FOXBORO, MA - JANUARY 22: Tom Brady #12 and Brian Hoyer #8 of the New England Patriots take the field prior to their AFC Championship Game against the Baltimore Ravens at Gillette Stadium on January 22, 2012 in Foxboro, Massachusetts. (Photo by Jim Rogash/Getty Images)
A few minutes ago, we discussed the news that Patriots restricted free agent quarterback Brian Hoyer had been given the 2nd round tender. As we said, Hoyer is widely regarded around the league as a future starting quarterback, so assigning him a tender at the 2nd round level certainly leaves the door open for another team to sign him to an offer sheet.
The news especially surprised Ian Rapoport of the Boston Herald:
My thought over the past few weeks is that the Patriots would tender backup QB Brian Hoyer at a first-round level, a hefty price for another team to pay for the restricted free agent. And again yesterday, I was told that the Pats love Hoyer and would hate to lose him for just a second rounder.
Now, their backup is vulnerable. In a QB-driven league, would an opponent pay a second for Hoyer? I think it's possible. The Patriots could match any offer, and perhaps they feel confident enough to do that. Hoyer does have little to show for three years in the NFL, so maybe the Patriots rate him higher than others.
It seems that this news genuinely surprised Rapoport, and I find it intriguing that Rapoport has heard the Patriots value Hoyer so highly.
But here's my thing: even if the Patriots did ensure that Hoyer stays in 2012 by giving him the 1st round tender, wouldn't he still be likely to walk when he's a restricted free agent after the season?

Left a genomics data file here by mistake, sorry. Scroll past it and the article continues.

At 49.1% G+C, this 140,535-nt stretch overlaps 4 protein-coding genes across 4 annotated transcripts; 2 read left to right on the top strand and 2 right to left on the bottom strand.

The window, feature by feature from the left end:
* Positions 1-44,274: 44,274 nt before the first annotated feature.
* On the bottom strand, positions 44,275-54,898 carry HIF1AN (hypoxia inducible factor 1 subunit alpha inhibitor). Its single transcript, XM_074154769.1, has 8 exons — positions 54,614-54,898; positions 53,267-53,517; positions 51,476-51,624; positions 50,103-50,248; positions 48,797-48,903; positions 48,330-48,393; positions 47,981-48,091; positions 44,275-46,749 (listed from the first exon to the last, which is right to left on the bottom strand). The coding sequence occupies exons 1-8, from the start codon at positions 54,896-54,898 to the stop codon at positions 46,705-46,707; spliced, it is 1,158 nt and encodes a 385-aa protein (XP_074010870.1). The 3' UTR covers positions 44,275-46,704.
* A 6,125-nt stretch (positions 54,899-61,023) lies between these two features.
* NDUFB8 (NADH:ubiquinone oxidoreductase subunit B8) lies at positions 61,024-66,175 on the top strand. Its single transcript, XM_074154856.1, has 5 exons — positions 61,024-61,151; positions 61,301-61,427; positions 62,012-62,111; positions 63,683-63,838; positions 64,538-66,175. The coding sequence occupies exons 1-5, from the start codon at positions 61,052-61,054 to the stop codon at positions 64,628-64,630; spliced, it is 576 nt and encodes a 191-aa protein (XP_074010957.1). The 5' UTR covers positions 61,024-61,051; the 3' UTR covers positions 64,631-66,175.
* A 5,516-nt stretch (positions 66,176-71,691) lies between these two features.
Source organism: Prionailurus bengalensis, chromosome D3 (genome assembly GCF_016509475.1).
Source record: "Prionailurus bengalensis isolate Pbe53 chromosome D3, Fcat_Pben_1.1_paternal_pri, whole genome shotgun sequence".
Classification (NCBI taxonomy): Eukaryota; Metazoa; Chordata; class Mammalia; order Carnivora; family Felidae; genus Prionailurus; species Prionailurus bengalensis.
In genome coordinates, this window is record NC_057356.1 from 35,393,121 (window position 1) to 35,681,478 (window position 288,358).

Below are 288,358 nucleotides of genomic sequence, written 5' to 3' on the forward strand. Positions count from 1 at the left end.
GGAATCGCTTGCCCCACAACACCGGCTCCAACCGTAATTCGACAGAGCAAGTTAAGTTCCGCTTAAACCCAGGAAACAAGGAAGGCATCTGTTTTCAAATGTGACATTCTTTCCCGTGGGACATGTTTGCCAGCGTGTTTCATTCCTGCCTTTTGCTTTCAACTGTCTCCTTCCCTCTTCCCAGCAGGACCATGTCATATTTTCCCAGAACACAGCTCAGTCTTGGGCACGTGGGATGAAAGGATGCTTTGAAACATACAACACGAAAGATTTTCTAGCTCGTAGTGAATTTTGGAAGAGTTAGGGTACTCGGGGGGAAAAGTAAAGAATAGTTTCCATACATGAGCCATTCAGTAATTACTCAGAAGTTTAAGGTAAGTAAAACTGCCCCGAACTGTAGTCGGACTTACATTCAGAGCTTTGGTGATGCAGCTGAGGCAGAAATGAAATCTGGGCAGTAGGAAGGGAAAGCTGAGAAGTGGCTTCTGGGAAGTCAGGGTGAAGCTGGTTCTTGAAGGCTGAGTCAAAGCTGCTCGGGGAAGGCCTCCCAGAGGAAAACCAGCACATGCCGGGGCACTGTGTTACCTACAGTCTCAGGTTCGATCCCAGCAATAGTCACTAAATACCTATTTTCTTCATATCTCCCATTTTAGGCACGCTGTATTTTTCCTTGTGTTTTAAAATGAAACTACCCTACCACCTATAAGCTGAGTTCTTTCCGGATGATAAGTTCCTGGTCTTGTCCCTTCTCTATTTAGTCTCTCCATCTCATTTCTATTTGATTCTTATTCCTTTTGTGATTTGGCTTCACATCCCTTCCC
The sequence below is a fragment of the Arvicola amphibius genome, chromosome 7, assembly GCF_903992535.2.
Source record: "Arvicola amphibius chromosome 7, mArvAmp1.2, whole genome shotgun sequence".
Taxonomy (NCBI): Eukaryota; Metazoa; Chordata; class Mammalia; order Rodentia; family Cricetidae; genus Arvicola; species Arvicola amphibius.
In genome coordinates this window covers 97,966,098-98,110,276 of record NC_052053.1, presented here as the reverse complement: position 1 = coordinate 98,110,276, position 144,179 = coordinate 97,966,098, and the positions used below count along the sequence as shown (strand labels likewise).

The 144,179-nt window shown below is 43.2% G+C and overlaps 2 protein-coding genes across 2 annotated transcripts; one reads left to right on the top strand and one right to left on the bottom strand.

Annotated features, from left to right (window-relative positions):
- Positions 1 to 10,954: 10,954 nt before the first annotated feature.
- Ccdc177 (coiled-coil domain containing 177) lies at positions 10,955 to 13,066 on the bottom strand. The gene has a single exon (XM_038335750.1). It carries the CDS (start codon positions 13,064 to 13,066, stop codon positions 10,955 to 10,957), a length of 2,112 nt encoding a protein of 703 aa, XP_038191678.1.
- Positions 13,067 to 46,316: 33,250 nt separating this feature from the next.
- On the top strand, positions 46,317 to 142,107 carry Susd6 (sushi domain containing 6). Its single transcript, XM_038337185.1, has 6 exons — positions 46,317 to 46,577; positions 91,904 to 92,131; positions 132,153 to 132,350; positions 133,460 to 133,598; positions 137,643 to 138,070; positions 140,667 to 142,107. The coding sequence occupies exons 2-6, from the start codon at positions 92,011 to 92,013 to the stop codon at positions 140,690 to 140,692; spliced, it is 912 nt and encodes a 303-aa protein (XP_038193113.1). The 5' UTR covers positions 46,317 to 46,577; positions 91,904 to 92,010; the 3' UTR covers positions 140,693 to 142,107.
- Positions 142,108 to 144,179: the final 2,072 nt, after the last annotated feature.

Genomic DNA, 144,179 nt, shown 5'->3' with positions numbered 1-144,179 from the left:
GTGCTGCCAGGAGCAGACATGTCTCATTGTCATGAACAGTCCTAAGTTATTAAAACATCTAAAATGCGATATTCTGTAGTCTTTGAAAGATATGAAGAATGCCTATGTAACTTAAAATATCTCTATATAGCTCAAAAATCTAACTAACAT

For more than a year, I've said that I believe that Brian Hoyer would make the ideal "post-Tom Brady" quarterback solution. I just love the way he hangs in the pocket, shows poise, can make all the throws, and has shown the ability to make good decisions (albeit with a small number of snaps to evaluate). But I just don't see any scenario where the Patriots pay big bucks to keep him around in 2013 and 2014 while Tom Brady plays out the final years of his contract. Unfortunately for Hoyer, the timing just wasn't there for him to be the quarterback of the future.
That's why I agree with the Patriots decision to tender Hoyer at the second round level. If he leaves after the 2012 season, which is more than likely, then the Patriots don't get any real value for him (maybe a compensatory pick in 2014), although they get an extra year of having him around as a reliable back-up. However, if he signs an offer sheet with another NFL team and the Patriots collect a second round pick, the Patriots actually walk away from the situation with something valuable.
While, as Rapoport reports, the team may not want to lose Hoyer for "just a second round pick," it's better than losing him for nothing. The team likely realized that getting anything more than a 2nd round pick was unrealistic, and now they have a chance to either get something in return for losing their back-up, or have him return at a slightly cheaper price.